Title: A Star Curiously Singing by Kerry Nietz
Reviewed by: Tim George and Jake Chism
Genre: Science Fiction
Publisher: Marcher Lord Press
Publication Date: October 2009
Tim George’s Review:
I am a debugger. For all you freeheads that means I serve at the whim of my masters, the Abduls, to correct whatever goes wrong with their machines. And they have many machines, all designed to do their work for them. Then again that is also why they have me. But I guess this is all hard for you to understand since you are freeheads, unhindered by the constraints of an implant that prevents you from disobeying your masters in any way.
Do I have your interest yet? Kerry Nietz debut novel is about as an inventive and thought provoking a piece of Science Fiction (any fiction for that matter) I have come across in a long time. Written in first person and at times direct narrative to the reader, A Star Curiously Singing places you inside the head of one small cog in the machine of a future world dominated by a global fundamentalist religion. That cog is Sandfly, a debugger. Like all debuggers, he has served at the will of his master since the age of ten, that obedience insured by a surgically implanted and state approved conscience. While we are never told the name of this all-pervasive religion, Nietz leaves little doubt what he modeled this future world after. In one candid moment the main character relates how Sharia Law became the law of the world: “We struck and then we hid. We talked peace while planning destruction. We used our own brothers’ suffering as fuel against those who were more sympathetic of such things. We sowed discontent.”
Sandfly is sent by his master to a place few of his world ever go, space. There he discovers a fantastic secret tool of interstellar exploration known as Dark Trench. What happens next is left for you to find out. You, meaning all you freeheads that dare read A Star Curiously Singing. People like Sandfly have paid a terrible price for instant and direct access to all the information of the world, freedom to think for themselves, and freedom to know the truth.
While some may take offence at obvious allusions to Muslim Fundamentalism and the kind of life such a movement might bring to a world dominated by it, this story goes much deeper than any one religion. In some ways it takes a swipe at all works oriented religions. More importantly it leads the reader to consider what Sandfly discovers on Dark Trench. “A” is not God. There is another. One who is so much more. He is “A3”. Does “A” stand for Allah in this story? We are never told. But there is no doubt who “A3” is. He is the One “who stoops” down to man and becomes one of us. He is the One who created all. The One who the stars sing about.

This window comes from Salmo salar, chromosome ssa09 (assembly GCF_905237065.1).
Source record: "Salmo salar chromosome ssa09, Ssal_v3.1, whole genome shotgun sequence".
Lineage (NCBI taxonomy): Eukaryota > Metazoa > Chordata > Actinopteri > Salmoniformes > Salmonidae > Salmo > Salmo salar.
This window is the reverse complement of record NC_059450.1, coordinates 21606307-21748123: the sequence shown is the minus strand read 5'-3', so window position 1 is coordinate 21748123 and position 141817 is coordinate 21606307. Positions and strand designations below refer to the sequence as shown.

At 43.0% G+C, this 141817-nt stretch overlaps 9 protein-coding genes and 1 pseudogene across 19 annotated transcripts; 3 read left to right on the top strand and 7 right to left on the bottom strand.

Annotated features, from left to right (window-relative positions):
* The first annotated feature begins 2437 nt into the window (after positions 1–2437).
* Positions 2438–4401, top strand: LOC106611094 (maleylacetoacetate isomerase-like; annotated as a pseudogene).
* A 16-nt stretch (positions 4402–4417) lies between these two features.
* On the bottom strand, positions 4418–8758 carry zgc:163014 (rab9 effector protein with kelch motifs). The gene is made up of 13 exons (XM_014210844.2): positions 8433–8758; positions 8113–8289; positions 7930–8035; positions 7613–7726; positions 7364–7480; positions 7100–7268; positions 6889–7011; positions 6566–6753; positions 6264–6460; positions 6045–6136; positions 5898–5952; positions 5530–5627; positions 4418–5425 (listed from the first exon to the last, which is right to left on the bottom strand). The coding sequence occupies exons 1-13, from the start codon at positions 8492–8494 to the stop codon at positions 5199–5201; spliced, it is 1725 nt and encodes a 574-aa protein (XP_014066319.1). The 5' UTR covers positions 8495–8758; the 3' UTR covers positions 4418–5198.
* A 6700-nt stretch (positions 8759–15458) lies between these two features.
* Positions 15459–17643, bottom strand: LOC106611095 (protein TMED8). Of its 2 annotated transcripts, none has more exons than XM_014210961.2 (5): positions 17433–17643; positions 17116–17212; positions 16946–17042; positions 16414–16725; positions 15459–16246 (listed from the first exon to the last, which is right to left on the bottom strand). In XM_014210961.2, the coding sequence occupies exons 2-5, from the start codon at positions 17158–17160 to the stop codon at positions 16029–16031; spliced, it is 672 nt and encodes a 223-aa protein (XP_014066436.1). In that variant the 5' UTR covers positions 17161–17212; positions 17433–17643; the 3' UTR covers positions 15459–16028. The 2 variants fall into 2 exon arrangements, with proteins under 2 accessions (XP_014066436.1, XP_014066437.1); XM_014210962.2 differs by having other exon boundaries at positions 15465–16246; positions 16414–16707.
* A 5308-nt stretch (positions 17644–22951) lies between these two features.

After reading A Star Curiously Singing, I was glad to hear the sequel is already in the publishing stages. Glad because this story ends with Sandfly headed to the stars to learn more about the new song he has just discovered. A song that is about to not only change one lone debugger, but a world.
Jake Chism’s Review:
Sandfly is a debugger, a human programmer that is a worker slave for those who fight to control thought, religion, and freedom. His job is simple: assess the problem and find the solution. At least his job used to be simple, back before he was sent to the space station to fix a malfunctioning bot. Sandlfy’s search for answers creates even greater questions about his purpose and the religion that has been forced upon him. Freedom has always been a foreign concept, even a forbidden one. Now he will stop at nothing to discover the One who stooped down to set him free.
I’ll admit, hardcore sci-fi isn’t my cup of tea, at least when it comes to novels. I love a good sci-fi flick as much as the next guy, and have even delved into some of the Star Wars expanded universe on occasion. However, trusted sources strongly encouraged me to give this one a try, and I’m glad I listened. A Star Curiously Singing is unlike anything I’ve read before, with an original flare that is a beauty to behold.
Kerry Nietz demands our attention with the clever first person narrative of Sandfy. The character’s humor, wit, and determination draw us in and his search for truth and meaning captures our hearts. Throughout the story we are given perfect glimpses into Sandfly’s past that make his story all the more engaging.
This is a fast read, and I was pleasantly surprised to find that Nietz didn’t spend countless chapters describing this futuristic world. Instead we are dropped right into the middle of Sandfly’s life and we learn things as he does. The back story and explanations we do get flow naturally from the narrative, letting our imaginations soar with just the right amount of direction.
Amidst the superb writing and smart dialog we find a strong message about searching for truth even in the most overwhelming of circumstances. This journey is one that ended too soon for me, and I can’t wait to see what the future holds for Sandfly and the truth he has discovered.
Review copies provided by Kerry Nietz.